All of us "perform" in some aspect of our lives. For some, performance comes in the way of business, sport, or military applications; for others it might be school, relationships, care-taking, or artistic expression.
While it may be true that all the world's a stage, an audience is not actually required in order to "perform." In fact, Dictionary.com describes performance as simply, "the process of carrying out a task." Think of all the tasks you've carried out today. Believe it or not, even the most mundane of these things count; almost every activity involves in its process some form of mental, physical, emotional, or spiritual performance.
In their pursuit of being the best in the world, how do world-class performers -- from Olympic athletes to Forbes-list business moguls -- manage the effort behind their particular tasks? How do they get so much out of themselves when they're plugged-in to their activity? And how do they unplug afterwards?
After spending over a decade with world-class performers, a very clear pattern has become evident: They seem to know and accept that stress is an inevitable part of life -- that it's necessary for growth and optimal performance. They also seem to understand that the recovery from stress ("unplugging") is equally important.
In the search for balance, every unit of stress needs an equal unit of recovery.
Before I describe that recovery, what do I mean by stress?
Not all units of stress are equal. Some forms of stress drain our energy at a much faster rate than other forms. The two types of stress are known as: eustress and distress. The key difference between the two depends on the interpretation of the event by stressed individual. Each of us has the ability to determine the type of stress that we are experiencing.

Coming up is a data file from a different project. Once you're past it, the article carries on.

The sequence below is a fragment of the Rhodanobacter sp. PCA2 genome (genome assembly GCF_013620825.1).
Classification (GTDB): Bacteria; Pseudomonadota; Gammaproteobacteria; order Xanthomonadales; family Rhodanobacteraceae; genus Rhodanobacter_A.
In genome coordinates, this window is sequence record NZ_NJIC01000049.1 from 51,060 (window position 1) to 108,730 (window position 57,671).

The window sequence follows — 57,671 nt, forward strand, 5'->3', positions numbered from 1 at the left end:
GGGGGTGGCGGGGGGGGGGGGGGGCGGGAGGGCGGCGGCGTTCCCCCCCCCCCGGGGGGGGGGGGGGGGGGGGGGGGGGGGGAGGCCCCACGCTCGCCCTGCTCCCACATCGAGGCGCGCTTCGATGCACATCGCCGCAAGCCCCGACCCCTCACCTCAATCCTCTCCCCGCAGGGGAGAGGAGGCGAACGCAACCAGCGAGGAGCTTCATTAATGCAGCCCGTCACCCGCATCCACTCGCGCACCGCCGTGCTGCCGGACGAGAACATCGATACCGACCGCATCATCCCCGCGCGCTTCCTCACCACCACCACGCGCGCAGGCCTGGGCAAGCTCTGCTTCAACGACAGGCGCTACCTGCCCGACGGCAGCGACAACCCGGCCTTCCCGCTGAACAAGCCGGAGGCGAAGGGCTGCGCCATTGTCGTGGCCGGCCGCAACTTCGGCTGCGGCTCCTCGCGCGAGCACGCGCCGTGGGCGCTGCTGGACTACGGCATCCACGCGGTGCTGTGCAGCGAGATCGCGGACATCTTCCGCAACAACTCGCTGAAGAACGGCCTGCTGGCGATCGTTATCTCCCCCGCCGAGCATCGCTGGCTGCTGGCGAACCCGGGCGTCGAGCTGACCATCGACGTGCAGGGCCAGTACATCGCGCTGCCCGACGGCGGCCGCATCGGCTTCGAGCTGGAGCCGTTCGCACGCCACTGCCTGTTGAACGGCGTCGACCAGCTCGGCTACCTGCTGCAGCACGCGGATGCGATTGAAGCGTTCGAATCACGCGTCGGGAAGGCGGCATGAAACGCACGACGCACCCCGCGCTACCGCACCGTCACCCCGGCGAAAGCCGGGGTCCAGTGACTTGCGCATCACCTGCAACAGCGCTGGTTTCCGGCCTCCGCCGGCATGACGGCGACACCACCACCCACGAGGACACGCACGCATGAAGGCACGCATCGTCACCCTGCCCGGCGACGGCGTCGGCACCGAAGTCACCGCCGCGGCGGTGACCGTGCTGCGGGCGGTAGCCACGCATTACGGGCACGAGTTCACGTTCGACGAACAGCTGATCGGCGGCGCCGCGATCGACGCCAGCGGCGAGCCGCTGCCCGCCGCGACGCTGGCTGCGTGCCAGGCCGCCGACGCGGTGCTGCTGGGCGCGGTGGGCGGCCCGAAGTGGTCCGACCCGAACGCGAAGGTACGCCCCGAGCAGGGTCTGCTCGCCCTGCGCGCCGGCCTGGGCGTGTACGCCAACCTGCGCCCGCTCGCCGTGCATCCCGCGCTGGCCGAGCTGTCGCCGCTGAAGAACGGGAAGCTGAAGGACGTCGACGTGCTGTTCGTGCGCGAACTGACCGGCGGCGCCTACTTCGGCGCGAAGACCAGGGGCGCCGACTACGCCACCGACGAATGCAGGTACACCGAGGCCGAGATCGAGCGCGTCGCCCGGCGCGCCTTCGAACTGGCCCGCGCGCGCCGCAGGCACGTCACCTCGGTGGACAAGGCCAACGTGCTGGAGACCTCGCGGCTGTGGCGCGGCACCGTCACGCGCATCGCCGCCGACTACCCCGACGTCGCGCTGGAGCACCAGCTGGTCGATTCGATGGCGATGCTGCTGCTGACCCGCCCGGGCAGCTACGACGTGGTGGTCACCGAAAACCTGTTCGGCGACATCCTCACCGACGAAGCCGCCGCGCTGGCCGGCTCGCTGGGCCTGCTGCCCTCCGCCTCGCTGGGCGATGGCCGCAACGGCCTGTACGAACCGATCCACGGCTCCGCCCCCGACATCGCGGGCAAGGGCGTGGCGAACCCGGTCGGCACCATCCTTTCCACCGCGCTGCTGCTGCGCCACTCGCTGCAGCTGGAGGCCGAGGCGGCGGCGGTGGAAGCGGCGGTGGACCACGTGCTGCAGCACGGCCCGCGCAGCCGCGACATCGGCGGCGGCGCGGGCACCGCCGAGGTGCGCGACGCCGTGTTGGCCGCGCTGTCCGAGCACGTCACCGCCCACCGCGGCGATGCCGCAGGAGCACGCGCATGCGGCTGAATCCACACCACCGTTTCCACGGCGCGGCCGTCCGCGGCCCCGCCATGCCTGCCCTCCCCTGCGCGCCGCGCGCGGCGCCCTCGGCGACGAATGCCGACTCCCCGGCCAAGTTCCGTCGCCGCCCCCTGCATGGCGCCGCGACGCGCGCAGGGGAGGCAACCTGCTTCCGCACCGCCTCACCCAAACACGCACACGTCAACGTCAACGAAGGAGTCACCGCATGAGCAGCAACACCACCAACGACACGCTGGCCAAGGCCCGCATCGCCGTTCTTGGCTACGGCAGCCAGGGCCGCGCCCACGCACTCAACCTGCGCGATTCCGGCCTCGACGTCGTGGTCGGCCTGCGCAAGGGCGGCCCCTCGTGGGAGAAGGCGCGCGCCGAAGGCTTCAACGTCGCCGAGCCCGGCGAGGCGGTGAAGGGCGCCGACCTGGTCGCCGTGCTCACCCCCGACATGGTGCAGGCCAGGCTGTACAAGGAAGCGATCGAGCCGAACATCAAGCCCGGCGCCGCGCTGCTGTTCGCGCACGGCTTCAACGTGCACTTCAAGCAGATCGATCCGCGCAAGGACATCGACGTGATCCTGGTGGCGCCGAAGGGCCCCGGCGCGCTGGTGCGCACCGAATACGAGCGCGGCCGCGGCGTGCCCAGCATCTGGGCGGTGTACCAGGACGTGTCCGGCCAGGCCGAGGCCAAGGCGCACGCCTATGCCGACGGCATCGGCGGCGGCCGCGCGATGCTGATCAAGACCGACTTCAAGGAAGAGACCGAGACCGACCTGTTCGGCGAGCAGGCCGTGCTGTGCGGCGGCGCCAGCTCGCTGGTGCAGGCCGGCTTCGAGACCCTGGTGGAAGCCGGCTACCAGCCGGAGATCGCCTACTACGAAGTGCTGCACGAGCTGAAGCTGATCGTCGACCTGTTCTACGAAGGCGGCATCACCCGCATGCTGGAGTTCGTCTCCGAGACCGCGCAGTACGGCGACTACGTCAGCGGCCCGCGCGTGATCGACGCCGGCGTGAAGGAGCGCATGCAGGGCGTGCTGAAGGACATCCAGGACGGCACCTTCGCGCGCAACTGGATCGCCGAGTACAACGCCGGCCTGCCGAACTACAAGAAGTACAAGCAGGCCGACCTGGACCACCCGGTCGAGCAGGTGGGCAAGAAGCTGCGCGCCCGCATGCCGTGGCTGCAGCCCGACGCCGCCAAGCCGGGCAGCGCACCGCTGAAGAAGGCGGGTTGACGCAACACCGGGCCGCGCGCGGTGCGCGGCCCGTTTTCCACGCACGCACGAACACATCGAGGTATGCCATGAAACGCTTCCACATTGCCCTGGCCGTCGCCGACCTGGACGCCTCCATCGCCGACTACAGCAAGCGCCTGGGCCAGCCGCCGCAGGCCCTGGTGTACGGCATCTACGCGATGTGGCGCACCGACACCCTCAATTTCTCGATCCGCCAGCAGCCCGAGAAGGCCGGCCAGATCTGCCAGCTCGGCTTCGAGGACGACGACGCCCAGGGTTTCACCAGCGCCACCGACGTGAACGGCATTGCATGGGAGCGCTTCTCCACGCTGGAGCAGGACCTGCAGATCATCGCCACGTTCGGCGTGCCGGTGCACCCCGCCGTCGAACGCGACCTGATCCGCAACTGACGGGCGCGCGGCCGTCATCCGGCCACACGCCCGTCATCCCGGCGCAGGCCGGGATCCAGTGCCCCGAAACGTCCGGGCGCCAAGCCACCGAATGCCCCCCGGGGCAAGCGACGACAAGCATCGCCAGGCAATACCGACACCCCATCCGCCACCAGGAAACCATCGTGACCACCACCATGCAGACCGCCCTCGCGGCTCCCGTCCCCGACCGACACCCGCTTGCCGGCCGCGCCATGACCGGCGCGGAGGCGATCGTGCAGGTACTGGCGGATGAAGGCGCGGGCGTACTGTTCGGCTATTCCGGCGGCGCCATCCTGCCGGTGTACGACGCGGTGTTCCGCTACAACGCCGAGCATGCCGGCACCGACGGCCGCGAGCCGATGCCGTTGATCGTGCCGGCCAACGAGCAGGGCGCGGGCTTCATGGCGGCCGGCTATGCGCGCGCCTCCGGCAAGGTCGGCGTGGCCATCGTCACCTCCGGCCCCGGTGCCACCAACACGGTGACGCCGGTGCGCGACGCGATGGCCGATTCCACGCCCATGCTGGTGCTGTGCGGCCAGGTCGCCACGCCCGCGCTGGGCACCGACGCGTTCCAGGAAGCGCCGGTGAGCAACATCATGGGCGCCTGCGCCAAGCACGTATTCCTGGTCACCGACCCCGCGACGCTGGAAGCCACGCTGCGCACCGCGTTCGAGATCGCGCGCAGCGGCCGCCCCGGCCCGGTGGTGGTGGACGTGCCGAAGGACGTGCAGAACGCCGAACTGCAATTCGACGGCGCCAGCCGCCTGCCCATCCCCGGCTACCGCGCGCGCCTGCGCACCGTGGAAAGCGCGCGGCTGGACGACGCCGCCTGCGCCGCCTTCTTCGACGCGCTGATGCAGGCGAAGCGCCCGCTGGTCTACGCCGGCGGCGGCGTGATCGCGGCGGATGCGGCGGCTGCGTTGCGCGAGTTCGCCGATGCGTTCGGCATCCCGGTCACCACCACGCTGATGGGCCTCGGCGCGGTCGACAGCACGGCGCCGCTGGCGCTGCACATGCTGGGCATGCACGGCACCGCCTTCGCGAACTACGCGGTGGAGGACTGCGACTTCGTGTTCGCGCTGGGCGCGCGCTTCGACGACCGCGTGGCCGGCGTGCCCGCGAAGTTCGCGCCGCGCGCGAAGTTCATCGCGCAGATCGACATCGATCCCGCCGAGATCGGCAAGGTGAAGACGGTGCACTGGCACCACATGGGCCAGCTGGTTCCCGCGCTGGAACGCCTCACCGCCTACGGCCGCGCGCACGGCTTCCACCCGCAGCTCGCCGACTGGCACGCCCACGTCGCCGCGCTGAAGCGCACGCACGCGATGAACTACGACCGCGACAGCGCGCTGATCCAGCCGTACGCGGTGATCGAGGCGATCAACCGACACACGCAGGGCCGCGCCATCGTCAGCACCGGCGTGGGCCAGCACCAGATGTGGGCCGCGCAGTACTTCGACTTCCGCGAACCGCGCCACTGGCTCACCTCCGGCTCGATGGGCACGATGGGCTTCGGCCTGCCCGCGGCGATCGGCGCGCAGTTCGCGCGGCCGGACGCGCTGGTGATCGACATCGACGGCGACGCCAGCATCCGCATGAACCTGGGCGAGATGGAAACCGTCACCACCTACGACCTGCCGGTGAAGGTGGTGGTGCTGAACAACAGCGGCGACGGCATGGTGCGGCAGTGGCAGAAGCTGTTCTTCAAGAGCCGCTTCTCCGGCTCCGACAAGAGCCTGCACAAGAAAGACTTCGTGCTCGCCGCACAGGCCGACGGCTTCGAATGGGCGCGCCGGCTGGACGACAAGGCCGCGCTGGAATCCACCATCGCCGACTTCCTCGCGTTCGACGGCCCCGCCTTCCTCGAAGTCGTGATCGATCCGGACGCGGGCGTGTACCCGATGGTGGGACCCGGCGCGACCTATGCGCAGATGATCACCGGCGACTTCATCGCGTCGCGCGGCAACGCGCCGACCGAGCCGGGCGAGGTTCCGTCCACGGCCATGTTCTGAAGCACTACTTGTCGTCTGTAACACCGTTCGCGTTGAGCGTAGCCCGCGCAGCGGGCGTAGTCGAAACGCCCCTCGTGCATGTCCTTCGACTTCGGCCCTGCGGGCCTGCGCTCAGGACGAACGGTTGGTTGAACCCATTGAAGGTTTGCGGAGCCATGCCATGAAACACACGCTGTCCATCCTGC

To illustrate this point, imagine a very stressful event: a loved one dying. One interpretation might be, "He was in lot's of pain the past three years of his life. I wish I would've spent more time with him. He was such a great man. He is in a better place now." This type of stress is considered to be eustress: it doesn't feel good, but there's a perspective that allows for clarity, optimism, and growth. A distress experience for the same example might sound like, "He was in so much pain for the past three years of his life. It's just not fair. I wasn't able to spend enough time with him. I'll never forgive myself for that."
In respect to energy maintenance and balance, eustress and distress have very different effects on the body. Distress requires much more energy, and hence, much more recovery needed to regain balance.
- They don't waste much energy with distress responses to uncomfortable and stressful life events. Part of their life's work is to be extremely proficient in a set of specific tasks. It seems like a natural extension to spend and recuperate energy in the most efficient manner possible: by creating eustress scenarios.
Learn from world class performers how to be mindful of ways to negotiate stress and convert common complaints and roadblocks into challenges and opportunities. Getting plenty of sleep, being balanced in diet and hydration, and having clear and purposeful goals, also enhances efficient recovery. These approaches can be a foundation to unplug in a world-class way.
Dr. Michael Gervais, is the Director of Performance Psychology at D.I.S.C Sports and Spine, An Official Medical Service Provider for the U.S. Olympic Team. Dr. Gervais, as a licensed psychologist in California, has consulted with numerous NHL, NBA, NFL, UFC, MLS, AVP, NASCAR, Mixed Martial Arts fighters, Olympians, collegiate athletes, and military personnel.